TOKYO: Japan said Tuesday it “strongly protests” Russia’s decision to abandon talks on a World War II peace treaty because of Tokyo’s strong response to the invasion of Ukraine.
“The latest situation occurred as a result of Russia’s aggression against Ukraine, and Russia’s attempt to shift the issue to Japan-Russia relations is extremely unjustified and absolutely unacceptable,” Prime Minister Fumio Kishida said in parliament.
Japan “strongly protests,” he added, condemning Russia for its actions to “unilaterally change the status quo by force.”
Japan and Russia have for years attempted to reach agreement on a post-World War II treaty, but the status of four islands held by Moscow and claimed by Tokyo have been a key sticking point.
But overnight Russia said it would drop the talks, citing the “impossibility” of continuing discussions “with a country that has taken an openly hostile position and is striving to cause harm to the interest of our country.”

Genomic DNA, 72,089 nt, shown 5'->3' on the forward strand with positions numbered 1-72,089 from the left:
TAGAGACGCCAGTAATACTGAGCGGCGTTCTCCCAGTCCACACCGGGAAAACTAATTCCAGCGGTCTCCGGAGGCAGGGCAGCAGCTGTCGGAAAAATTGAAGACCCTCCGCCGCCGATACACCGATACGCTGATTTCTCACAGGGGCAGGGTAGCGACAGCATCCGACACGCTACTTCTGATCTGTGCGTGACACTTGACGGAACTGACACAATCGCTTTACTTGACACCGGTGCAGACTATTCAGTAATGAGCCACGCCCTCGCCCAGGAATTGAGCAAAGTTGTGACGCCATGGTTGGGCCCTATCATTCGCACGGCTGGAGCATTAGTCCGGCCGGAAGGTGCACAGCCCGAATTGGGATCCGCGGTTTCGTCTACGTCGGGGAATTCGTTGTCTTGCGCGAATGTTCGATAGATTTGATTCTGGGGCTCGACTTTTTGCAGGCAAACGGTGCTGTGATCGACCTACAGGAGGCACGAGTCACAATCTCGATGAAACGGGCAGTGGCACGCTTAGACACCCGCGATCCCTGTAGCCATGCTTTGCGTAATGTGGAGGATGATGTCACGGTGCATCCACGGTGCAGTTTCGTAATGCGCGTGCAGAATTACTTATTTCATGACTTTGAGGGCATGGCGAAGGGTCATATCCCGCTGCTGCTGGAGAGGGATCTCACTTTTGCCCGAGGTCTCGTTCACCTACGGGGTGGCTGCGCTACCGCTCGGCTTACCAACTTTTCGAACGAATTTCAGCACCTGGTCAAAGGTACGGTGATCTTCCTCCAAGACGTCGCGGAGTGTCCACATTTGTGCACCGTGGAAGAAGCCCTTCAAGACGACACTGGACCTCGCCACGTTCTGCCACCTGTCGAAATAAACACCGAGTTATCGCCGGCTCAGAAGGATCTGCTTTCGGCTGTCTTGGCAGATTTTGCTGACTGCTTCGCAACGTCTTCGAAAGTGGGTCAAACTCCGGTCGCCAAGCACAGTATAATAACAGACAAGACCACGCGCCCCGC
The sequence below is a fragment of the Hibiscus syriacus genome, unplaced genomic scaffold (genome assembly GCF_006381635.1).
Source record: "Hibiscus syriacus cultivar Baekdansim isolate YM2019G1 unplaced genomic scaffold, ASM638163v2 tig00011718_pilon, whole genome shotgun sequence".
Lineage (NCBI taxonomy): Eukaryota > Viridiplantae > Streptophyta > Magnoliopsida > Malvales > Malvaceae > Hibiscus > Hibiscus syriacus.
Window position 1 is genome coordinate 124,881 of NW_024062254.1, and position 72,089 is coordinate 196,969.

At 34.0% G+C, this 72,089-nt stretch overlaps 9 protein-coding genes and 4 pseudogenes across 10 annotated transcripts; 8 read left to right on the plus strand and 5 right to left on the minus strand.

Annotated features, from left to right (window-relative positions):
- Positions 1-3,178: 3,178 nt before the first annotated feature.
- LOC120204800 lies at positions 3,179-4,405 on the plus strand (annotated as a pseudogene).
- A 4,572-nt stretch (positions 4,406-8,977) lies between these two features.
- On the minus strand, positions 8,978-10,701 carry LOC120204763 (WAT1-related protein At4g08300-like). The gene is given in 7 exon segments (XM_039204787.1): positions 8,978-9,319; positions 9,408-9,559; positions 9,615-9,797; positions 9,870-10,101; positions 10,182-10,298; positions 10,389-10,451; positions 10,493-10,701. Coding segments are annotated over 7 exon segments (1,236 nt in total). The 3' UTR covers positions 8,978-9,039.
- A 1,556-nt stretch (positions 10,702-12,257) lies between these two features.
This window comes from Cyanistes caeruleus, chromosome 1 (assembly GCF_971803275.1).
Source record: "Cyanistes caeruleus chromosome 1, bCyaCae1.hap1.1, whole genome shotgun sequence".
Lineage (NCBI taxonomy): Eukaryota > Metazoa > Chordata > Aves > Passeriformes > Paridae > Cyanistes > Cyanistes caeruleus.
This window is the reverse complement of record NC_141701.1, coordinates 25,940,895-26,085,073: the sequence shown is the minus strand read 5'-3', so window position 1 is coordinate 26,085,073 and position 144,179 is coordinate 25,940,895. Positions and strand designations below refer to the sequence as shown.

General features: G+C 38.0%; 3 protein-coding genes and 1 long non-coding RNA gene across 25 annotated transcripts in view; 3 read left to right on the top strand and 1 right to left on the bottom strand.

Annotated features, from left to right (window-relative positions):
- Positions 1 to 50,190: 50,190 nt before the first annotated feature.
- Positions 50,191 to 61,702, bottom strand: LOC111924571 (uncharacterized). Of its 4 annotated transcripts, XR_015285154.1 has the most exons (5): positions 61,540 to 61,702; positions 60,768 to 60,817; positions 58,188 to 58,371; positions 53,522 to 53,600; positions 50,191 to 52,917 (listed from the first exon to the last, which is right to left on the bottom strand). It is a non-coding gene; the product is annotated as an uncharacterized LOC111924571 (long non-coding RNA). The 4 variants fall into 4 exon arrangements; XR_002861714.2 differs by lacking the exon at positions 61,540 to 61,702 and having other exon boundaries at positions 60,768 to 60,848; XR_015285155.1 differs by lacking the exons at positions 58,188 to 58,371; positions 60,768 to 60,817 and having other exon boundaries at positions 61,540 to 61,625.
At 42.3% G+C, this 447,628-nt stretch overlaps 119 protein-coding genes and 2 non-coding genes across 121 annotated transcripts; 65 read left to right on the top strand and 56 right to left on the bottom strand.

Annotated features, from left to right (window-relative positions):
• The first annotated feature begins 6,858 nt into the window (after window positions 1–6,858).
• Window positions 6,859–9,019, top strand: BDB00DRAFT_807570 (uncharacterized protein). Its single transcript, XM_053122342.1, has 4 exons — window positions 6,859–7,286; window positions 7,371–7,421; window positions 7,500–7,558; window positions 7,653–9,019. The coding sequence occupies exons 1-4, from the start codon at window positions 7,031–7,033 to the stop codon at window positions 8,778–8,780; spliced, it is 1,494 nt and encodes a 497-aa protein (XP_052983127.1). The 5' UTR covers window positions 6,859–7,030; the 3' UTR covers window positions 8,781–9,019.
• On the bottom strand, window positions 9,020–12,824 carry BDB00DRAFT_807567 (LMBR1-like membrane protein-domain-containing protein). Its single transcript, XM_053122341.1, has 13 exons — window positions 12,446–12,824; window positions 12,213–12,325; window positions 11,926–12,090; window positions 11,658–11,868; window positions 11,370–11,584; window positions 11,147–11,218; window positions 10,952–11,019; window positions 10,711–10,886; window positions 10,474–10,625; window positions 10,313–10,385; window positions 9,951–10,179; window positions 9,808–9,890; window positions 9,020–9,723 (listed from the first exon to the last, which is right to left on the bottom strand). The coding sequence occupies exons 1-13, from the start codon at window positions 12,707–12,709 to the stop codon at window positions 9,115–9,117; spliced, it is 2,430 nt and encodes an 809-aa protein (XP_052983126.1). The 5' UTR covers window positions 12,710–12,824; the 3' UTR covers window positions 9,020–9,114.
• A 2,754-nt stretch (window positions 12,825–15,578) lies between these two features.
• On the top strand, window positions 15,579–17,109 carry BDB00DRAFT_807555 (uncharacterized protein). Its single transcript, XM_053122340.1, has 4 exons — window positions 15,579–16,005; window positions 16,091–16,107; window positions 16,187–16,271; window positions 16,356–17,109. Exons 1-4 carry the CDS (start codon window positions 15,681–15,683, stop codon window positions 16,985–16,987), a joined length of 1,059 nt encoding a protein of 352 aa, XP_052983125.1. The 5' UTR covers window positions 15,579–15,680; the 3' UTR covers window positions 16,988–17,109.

Moscow said it was also ending a visa-free regime for Japanese people to visit the disputed islands and was pulling out of talks on joint economic activity there.
Japan has marched in lockstep with allies in the Group of Seven in imposing tough sanctions hitting Russian financial institutions and the country’s leadership.
Japan’s former prime minister Shinzo Abe pushed hard for progress in talks with Russia, but years of efforts have so far produced little agreement on the disputed islands, which Moscow calls the Kurils and Tokyo the Northern Territories.
Analysts say the lack of progress helped free Tokyo to take tougher action against Russia than in the past, when chances for a resolution appeared stronger.
“Japan’s position of resolving the Northern Territories issue to sign a peace treaty is unchanged,” Kishida said Tuesday.
“But Russia’s invasion of Ukraine has left us with no prospects for the issue,” he added.
He said it was also now “impossible” to imagine new economic cooperation with Russia, though Japan has not yet withdrawn from key joint energy projects, seen as necessary for the resource-poor country.